As patients age, so too does death rate as the virus spreads into the respiratory muscles causing suffocation.
The height of the polio epidemic was in the late 1940s through the early 1950s.
According to CDC records, over 35 thousand people were crippled yearly by the virus, many of them children.
Quarantines were used to separate the ill from the potentially infected and travel between cities was often restricted to prevent the spread of the virus.
There is no cure for polio, only supportive measures aimed at reducing some of the symptoms. Most treatments included a combination of pain killers and physical therapy along with braces.
As the disease traveled towards the lungs, respiratory distress was reduced with respirators or negative pressure ventilators like the iron lung.
It wasn't until the early 1960s when Dr. Albert Sabin developed the oral polio vaccine that the United States began to recover.
By 1979, polio was eliminated from the United States.
Nine years later, the CDC, WHO, UNICEF and several other national organizations and governments band together to form the Global Polio Eradication Initiative (GPEI).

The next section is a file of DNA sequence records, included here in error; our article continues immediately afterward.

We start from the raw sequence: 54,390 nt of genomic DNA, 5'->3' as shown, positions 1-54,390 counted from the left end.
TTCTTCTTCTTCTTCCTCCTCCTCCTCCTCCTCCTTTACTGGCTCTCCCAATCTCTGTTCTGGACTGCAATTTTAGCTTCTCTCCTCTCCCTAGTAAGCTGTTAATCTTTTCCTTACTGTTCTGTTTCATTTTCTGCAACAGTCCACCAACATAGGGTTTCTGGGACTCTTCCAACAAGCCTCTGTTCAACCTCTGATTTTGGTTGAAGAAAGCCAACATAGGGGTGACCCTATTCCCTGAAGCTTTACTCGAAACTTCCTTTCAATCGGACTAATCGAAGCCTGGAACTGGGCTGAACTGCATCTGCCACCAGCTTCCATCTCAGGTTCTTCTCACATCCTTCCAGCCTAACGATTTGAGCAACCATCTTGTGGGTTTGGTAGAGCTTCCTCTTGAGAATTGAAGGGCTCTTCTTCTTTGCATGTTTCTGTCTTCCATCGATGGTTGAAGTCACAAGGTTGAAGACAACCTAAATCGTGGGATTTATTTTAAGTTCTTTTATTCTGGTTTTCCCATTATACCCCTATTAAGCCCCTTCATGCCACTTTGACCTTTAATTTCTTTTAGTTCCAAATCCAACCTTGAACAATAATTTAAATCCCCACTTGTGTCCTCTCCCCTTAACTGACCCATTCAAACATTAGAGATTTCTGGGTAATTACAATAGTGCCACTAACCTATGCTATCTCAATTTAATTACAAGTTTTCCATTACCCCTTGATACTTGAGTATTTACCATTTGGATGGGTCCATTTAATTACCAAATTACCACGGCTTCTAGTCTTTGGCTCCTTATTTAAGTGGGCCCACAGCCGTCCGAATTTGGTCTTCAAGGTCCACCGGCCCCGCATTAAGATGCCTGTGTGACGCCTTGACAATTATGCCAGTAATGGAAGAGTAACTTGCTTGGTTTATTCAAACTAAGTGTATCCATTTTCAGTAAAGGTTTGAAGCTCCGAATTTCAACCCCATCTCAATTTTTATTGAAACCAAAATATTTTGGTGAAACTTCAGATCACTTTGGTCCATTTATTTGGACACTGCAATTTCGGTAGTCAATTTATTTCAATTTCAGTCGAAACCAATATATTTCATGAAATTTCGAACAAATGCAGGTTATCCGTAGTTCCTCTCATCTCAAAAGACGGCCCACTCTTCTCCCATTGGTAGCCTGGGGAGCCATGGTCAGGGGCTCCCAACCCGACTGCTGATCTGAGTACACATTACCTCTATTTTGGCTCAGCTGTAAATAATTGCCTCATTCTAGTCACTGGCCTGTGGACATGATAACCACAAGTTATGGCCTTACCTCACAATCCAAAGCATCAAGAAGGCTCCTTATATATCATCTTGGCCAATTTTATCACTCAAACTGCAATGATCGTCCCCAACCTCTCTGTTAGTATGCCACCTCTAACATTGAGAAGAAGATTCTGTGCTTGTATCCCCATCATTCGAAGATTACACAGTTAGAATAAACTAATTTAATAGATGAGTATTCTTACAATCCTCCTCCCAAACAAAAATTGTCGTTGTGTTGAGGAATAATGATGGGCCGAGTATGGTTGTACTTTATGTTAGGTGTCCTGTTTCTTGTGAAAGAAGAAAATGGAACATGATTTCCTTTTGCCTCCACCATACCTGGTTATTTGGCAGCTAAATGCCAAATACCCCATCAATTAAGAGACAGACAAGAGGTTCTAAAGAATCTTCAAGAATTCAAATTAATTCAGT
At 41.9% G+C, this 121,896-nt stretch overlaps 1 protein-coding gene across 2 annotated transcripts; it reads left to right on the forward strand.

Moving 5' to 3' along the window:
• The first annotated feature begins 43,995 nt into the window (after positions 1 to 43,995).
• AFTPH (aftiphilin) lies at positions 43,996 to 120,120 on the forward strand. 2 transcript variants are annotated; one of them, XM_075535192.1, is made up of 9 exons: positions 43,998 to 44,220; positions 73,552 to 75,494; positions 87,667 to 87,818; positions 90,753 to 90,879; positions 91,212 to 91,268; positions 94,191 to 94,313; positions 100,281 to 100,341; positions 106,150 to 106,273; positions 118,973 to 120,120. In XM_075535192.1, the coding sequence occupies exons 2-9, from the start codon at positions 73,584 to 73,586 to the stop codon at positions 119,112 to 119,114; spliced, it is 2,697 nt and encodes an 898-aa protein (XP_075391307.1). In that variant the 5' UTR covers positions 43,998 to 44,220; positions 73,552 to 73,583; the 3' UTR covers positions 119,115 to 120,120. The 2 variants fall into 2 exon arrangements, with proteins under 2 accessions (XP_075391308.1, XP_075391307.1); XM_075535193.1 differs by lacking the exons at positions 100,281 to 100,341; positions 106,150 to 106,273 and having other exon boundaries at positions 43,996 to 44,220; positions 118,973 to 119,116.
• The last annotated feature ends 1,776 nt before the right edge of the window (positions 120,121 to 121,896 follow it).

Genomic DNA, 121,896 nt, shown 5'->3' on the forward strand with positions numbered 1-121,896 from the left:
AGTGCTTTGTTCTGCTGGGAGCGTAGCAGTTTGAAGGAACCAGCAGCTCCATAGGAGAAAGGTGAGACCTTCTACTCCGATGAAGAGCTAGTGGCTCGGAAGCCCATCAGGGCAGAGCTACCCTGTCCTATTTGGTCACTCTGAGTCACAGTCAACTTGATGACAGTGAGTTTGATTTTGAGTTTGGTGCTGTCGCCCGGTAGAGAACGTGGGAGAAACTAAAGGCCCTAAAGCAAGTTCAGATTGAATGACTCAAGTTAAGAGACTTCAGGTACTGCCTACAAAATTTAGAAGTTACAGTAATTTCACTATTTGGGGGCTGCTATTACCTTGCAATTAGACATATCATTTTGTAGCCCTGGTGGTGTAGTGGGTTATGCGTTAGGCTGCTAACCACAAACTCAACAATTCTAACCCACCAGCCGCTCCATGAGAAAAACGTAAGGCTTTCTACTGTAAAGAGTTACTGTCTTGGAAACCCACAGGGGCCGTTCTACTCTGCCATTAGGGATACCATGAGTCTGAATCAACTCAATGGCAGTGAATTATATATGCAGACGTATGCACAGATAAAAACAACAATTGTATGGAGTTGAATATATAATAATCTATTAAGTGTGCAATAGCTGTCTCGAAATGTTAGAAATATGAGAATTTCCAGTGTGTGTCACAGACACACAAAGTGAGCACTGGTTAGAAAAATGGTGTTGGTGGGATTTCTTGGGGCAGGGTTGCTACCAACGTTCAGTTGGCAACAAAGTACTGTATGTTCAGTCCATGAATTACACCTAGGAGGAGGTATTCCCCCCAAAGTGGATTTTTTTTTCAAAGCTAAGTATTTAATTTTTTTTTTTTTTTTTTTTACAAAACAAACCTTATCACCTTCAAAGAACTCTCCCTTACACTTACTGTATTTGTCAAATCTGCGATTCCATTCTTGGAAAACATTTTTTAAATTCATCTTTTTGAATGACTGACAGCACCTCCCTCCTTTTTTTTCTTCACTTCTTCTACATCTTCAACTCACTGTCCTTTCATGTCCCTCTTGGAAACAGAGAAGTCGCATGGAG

Outlined in their plan are four pillars: immunization of infants with the oral polio vaccine, providing supplementary immunization, surveillance for wild poliovirus in populations, and campaigns aimed at targeting any poliovirus outbreaks.
Currently, the CDC reports that GPEI has reduced the amount of polio outbreaks to 99% with the Americas, Europe, South East Asia and the Western Pacific marked as polio free.
There are currently only three countries where polio outbreaks happen with frequency—Afghanistan, Nigeria, and Pakistan.
MRSA and other Drug Resistant Bacteria
When Alexander Fleming discovered one of his
petri dishes was contaminated with mold, he did not know that he had discovered the next line of defense against disease. What Fleming discovered was a secretion called penicillin, a compound that had antibiotic effects that killed bacteria. Antibiotics work by preventing the formation of bacterial cell walls or by preventing the bacterial cells from reproducing.
By the late 1960s, antibiotics were prescribed for a wide range of previously uncontrollable infectious diseases.